On Friday night, February 20th, the government of Greece under Prime Minister Alexis Tsipras agreed to the conditional financial rescue deal demanded by other Eurozone nations, especially Germany.
As is customary in such circumstances, Tsipras declared victory. Even though I am familiar with that custom amongst politicians, I’m a little taken aback by the effrontery of this declaration. Victory?
Yes, that’s what he called it, though in a bit of humblebrag he added that “we won a battle, not a war.”
What he and his ministers “won” looks a lot like a humiliation for the new government. Consider the day to day events that got him there.
First, he took the clear stand that he would not continue extend-and-pretend. He and his finance minister didn’t want an extension, they wanted a renegotiation and they wanted it NOW, i.e. in February 2015.
On February 8th, speaking to parliament, the same PM called the austerity program “cruel;” asserted that the bailout was a failure; and said the Greek government was not asking for an extension, “Because it [the government he heads] cannot ask for an extension of mistakes.”
Tsipras seemed to believe that a significant restructuring, an anti-austerity restructuring, would take place over the two-week period following that speech. The “contacts” between Tsipras and “the institutional partners of the European Union convinced me that it is feasible,” he said.
Germany said “nein.”
But Germany said no, and as cash ran low, it was Greece that had to back down. Early Thursday, February 12th, the Greek/Syriza government gave in to Germany’s opposition to any such restructuring, asking precisely for an extension that would amount to a continued pretension about its solvency.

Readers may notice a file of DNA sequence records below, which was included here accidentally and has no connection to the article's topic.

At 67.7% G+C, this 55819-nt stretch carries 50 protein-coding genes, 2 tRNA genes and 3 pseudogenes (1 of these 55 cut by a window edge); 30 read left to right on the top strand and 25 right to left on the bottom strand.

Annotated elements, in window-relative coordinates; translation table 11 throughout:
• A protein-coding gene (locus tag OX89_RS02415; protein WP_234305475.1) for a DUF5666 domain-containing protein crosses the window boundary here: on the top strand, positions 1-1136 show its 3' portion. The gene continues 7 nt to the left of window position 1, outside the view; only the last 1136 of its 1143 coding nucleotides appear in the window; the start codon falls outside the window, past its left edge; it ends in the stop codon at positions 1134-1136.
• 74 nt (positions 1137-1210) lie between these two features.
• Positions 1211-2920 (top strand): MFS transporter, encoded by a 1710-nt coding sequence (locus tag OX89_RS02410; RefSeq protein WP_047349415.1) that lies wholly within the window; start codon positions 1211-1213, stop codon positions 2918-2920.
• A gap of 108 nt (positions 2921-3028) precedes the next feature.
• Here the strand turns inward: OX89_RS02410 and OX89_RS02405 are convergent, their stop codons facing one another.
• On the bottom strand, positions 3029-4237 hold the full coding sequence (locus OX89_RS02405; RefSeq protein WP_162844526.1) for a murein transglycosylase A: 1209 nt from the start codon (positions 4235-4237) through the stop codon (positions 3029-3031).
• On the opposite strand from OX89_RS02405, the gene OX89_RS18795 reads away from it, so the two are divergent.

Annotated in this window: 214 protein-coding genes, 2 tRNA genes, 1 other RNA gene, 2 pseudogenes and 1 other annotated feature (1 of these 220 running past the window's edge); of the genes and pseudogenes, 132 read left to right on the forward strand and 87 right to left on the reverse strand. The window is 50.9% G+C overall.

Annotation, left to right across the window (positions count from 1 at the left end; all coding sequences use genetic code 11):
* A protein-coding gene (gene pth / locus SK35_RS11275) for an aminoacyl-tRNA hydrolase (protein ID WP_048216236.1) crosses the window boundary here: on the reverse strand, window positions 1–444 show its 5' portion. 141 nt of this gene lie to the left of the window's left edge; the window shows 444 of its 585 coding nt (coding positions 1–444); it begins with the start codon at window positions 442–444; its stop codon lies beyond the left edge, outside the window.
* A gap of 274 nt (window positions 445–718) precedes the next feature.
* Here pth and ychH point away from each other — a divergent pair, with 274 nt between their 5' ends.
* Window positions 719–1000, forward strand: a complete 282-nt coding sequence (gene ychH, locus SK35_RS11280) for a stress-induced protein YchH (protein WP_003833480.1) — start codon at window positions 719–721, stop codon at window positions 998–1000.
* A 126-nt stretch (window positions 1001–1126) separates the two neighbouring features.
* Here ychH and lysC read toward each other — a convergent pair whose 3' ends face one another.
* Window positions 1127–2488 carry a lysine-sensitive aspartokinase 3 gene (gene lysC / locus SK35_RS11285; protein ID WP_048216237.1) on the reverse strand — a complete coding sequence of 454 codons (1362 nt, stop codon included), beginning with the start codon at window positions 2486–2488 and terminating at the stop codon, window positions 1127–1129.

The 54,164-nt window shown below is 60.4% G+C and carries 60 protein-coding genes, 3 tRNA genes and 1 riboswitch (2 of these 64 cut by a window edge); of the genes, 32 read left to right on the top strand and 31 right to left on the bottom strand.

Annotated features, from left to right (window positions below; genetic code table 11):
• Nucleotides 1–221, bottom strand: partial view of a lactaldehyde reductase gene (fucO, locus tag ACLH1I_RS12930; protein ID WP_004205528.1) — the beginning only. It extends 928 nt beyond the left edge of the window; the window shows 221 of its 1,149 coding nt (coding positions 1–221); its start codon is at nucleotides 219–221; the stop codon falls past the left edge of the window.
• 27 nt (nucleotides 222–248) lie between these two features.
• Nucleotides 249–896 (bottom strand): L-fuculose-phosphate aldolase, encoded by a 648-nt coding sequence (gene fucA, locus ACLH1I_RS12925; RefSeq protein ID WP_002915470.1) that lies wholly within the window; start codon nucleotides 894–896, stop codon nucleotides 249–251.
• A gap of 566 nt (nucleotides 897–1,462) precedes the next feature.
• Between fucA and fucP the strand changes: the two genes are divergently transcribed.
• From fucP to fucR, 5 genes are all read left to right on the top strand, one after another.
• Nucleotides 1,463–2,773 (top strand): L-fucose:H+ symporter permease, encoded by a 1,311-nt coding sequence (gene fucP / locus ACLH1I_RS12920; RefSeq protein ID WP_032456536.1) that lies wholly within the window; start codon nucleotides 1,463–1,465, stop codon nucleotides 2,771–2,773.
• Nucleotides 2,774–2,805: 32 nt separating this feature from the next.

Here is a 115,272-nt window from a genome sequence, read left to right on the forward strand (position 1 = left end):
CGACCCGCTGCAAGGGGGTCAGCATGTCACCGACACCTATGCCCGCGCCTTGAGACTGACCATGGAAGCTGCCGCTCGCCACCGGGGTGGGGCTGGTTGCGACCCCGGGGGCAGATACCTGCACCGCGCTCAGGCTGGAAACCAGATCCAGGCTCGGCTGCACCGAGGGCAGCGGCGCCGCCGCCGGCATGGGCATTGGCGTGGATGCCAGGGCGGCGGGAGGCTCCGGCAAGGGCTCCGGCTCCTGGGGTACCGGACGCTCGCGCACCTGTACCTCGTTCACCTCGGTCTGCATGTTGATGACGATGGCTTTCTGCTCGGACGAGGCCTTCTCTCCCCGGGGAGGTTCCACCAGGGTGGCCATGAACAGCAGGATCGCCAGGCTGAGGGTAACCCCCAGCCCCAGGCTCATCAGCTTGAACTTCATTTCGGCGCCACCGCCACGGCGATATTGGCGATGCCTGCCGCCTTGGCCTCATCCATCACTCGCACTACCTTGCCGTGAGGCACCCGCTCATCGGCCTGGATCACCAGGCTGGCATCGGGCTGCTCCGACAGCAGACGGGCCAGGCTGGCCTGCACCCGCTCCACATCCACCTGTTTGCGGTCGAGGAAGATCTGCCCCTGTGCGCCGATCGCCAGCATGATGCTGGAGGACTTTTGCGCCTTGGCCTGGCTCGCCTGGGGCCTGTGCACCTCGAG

Germany again said “nein.” Six months was too long. Indeed at this point some observers saw the dispute as a personal one between the German finance minister, Wolfgang Schaeuble, and his counterpart in Athens, Yanis Varoufakis. The BBC quoted an anonymous “top European official” who said “there is a real problem of personalities and I understand that Schaeuble is outraged by comments made by Varoufakis.”
The deal on Friday, then, was for a four-month extension.
In what sense is a victory for Syriza, or Greece? Tsipras’ own explanation is that the deal leaves “austerity, the bailouts, and the troika behind.” The only sense in which any of that is true is that the Troika will no longer be referred to as the Troika. The new agreement refers to “the institutions” that will continue working “in the framework of the existing arrangement.” So “institutions” is the new term for the Troika. Great victory, there.
As to austerity, Greece is still committed to ensuring “the appropriate primary fiscal surpluses.’ The government apparently plans to do so by cracking down on tax evasion. That is easier said than done, of course. “Let’s close loopholes, crack down on cheaters, and our treasury will be filled with dough in no time.” It’s an old and seductive notion. Right now, the troika seems to be pretending to go along with it.
The Glazos statement
Over the weekend, Manolis Glezos published a statement on the website Kinisi Energoi Polites. Glezos, a long-time left-wing activist who was arrested by riot police in February 2012, carries some weight with this government and its base. When he won election to the European Parliament last May, he received more votes than any other Greek candidate.
Glezos’ statement is that it is a “pity, and again, pity” that the government has effectively accepted the pre-election status quo, nullifying “the elections of 25 January 015.” Glezos apologizes for his own part in creating the illusion of change. He calls for “emergency assemblies, of all ranks” within Syriza organizations, so that the members of the party can reject what its leadership has done.
It is safe to predict that this call will have some resonance. You can bet on it. In fact, finding creative ways to bet on it seems a sound alpha strategy. The political situation in Greece will become increasingly volatile over coming days, and whether this accord (with the troika) will survive the prescribed four months is not at all clear.
As to the use of the term “institutions” for the troika, Glezos observes aptly that one may as well “rename fish as meat.” It is still fish.